2. The band had a very good friend called Tess and was originally conceived as a pro-Tess act.
3. It was a spelling nod toward the classic female-fronted Japanese punk band Gomess.
Anyway, I suppose Protess are best remembered nowadays for their 2008 split Ep with melodic punk band Signal Lost from Austin that was released on Prank Records, but even that would actually be a rather optimistic assumption (I mean, who still listens to records from the late 00's?). The band's first demo, recorded in 1998, was a raw but meaningful endeavour which set the tone for what was to come in terms of inspiration and songwriting for Protess. Although there was certainly a traditional Japcore vibe on the demo - especially in the faster bits and in the typical backing chorus - Protess did not aim primarily for that sound and were more progressive and versatile, "modern"-sounding if you wish, trying to blend different beats and genres in order to create a passionate whole. Of course, many bands were trying the same thing worldwide and you could argue that this artistic drive and desire to innovate was very much contextualised and even characteristic of the late 90's and early 00's. The 1999 split Ep with Noise Pollution on MCR showed the band in a much tighter mode with a very clean production that highlighted the band's emotional aspect (arguably a bit too much) but it was Positiveness, thanks to a potent and crunchy sound production from one Koji who had already recorded materials from Crude and Mustang, from that really summarized what Protess were all about.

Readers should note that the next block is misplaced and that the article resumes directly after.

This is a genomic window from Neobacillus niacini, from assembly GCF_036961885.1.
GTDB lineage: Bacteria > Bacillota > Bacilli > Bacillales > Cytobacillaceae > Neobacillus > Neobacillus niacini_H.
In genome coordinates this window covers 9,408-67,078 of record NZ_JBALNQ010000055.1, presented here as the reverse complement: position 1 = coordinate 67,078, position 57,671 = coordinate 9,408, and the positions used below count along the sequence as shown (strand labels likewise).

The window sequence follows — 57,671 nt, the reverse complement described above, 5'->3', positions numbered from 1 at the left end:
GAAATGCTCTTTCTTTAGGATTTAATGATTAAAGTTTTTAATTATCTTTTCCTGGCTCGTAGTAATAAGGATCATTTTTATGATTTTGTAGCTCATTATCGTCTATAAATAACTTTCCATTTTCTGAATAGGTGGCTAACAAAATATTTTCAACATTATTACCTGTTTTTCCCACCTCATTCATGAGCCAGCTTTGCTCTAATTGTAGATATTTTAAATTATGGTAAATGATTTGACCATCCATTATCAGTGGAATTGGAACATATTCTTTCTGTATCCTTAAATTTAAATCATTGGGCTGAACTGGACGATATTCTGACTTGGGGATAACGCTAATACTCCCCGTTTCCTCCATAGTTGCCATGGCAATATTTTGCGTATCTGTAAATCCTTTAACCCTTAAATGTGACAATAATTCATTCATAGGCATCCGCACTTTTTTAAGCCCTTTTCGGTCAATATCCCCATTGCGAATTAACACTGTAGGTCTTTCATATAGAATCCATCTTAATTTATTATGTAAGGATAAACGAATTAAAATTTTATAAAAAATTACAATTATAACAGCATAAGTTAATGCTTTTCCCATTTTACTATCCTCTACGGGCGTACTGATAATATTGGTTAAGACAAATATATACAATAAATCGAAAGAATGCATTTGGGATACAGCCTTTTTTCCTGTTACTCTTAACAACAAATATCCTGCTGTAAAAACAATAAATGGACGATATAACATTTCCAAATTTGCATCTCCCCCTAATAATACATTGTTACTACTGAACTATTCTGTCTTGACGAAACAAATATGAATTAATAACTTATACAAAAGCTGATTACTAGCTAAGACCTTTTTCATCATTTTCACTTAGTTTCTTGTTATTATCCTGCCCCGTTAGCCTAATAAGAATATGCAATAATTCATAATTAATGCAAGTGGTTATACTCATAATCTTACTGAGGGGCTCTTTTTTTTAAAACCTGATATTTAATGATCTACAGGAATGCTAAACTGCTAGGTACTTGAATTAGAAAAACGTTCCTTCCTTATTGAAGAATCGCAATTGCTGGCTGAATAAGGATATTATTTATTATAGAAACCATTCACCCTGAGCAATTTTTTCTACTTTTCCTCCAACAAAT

I cannot claim to be a massive fan of the type of hardcore sound Protess were going for in 2001, however the song on the first side of the Ep, "心に花を", is undeniably a hit. It manages to be heavy, epic and triumphant in a Japanese hardcore way, diverse but coherent without ever losing the listener in spite of its length (almost 6 minutes) and above all intense and passionate. The song is mostly a dark, mid-paced number that reminds me of Scatha, Debris and Unhinged, with punishing and heavy tribal beats (the drumming is fantastic all around), but there's also an actual melodic emocore moment toward the end that gives Anomie a run for their money as well as a genuine and epic burning spirit abrasive moment. The vocalist Yumi sounds very ardent, both indignant and hopeful, and the fact that the words are in Japanese confers even more intensity to the prosody and therefore the song. On the whole, "心に花を" works very well and never sounds disparate, on the contrary, its circular structure of echoes maintains its narrative quality, which is something you always need to have if you are going for epic moody hardcore. The second song is not bad by any means and sounds quite similar to the first one, but it just is not as inspired and catchy to ears and it didn't grab my attention.